It can be understandably difficult to think about your own mortality, or to convince your aging parents to begin their own end-of-life planning. It’s not exactly an uplifting subject, and nobody wants to spend much time considering what happens to them as they reach the end of their life and what happens to their possessions after they pass.
But as difficult as it is, it’s also quite necessary. If you wish to maintain control over your healthcare decisions and dictate how your estate is administered, you must take appropriate action to ensure your affairs are settled.
Here’s an overview of some of the most important aspects of end-of-life planning.
Developing a living will and listing your medical wishes
A living will is a type of legal document in which you provide instructions to your loved ones (and/or your chosen healthcare proxy/agent) about the decisions you wish to make at the end of your life. The instructions you leave represent your wishes in a range of scenarios to provide important instructions to your chosen agent so they do not have to make difficult decisions alone.
Speaking of your agent (or proxy), this person is your designated representative to make healthcare decisions on your behalf. The more instruction you leave them the better, so they do not have to guess what your wishes would be in a given scenario.
You can, for example, leave Do Not Resuscitate (DNR) orders to specify when you do or do not wish to receive life-sustaining measures. You can also employ Medical Orders for Life-Sustaining Treatment (MOLST) to outline the wishes you have at the end of your life if you are in a situation in which you cannot make those decisions yourself.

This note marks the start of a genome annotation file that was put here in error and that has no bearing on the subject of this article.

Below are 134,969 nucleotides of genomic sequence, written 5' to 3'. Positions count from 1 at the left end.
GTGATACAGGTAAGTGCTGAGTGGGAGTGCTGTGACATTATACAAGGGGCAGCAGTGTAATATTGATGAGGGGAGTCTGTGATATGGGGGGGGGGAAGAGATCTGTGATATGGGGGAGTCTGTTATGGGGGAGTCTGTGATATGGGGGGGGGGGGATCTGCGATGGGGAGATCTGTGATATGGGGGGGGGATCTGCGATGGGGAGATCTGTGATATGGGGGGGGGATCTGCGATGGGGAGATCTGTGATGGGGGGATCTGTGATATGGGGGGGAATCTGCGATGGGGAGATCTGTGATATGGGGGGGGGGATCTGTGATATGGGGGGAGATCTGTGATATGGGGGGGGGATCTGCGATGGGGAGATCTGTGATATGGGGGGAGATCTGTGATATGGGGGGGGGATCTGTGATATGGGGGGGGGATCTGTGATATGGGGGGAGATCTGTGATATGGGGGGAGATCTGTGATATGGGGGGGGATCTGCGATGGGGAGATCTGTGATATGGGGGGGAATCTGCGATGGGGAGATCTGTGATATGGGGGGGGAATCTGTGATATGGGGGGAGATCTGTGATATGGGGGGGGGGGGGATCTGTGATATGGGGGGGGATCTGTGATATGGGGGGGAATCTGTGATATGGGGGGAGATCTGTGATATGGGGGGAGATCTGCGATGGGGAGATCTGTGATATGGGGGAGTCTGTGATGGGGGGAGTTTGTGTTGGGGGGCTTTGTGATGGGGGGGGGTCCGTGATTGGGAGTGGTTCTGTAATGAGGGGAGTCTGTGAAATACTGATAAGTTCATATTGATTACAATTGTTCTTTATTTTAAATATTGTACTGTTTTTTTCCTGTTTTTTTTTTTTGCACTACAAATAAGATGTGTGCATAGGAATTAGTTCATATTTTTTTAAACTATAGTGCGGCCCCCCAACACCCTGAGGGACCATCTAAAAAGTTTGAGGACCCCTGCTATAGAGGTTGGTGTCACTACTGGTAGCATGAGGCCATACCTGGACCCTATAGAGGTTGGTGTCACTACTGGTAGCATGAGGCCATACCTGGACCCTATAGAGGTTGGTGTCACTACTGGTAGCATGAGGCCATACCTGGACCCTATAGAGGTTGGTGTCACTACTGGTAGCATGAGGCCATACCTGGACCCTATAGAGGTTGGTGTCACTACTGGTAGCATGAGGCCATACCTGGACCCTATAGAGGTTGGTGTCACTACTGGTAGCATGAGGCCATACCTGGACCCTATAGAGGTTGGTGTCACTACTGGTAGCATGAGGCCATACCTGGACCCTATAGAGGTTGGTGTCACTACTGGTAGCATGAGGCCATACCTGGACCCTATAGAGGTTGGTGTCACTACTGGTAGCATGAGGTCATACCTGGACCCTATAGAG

In addition to considering your healthcare and medical wishes, you should also make certain financial decisions. For example, naming a durable power of attorney ensures you will have someone who can make financial decisions on your behalf when you become unable to do so.
Use your will to determine how you will distribute your assets upon your death. A living trust is another beneficial estate planning tool, as it holds title to property and funds for your beneficiaries. All property held by the living trust bypasses the probate process, saving both time and money.
Other end-of-life considerations
There are other end-of-life issues you should also consider. These include:
- Organ donor: Do you wish to be an organ donor? You can list this on your driver’s license, or fill out and carry an organ donation card.
- Information storage: Make sure all of your important information about your estate is available in a single, readily accessible location, such as a fireproof safe. Give trusted relatives and your estate representative the combination for the safe. Documents should include insurance policies, account information, Social Security card, birth certificates, passports, internet account passwords, mortgage information, asset titles and more.
To learn more about end-of-life planning, its importance and how to get started, reach out to Marik-Baken Funeral Services Ltd.
Categorised in: End of Life Planning
This post was written by Writer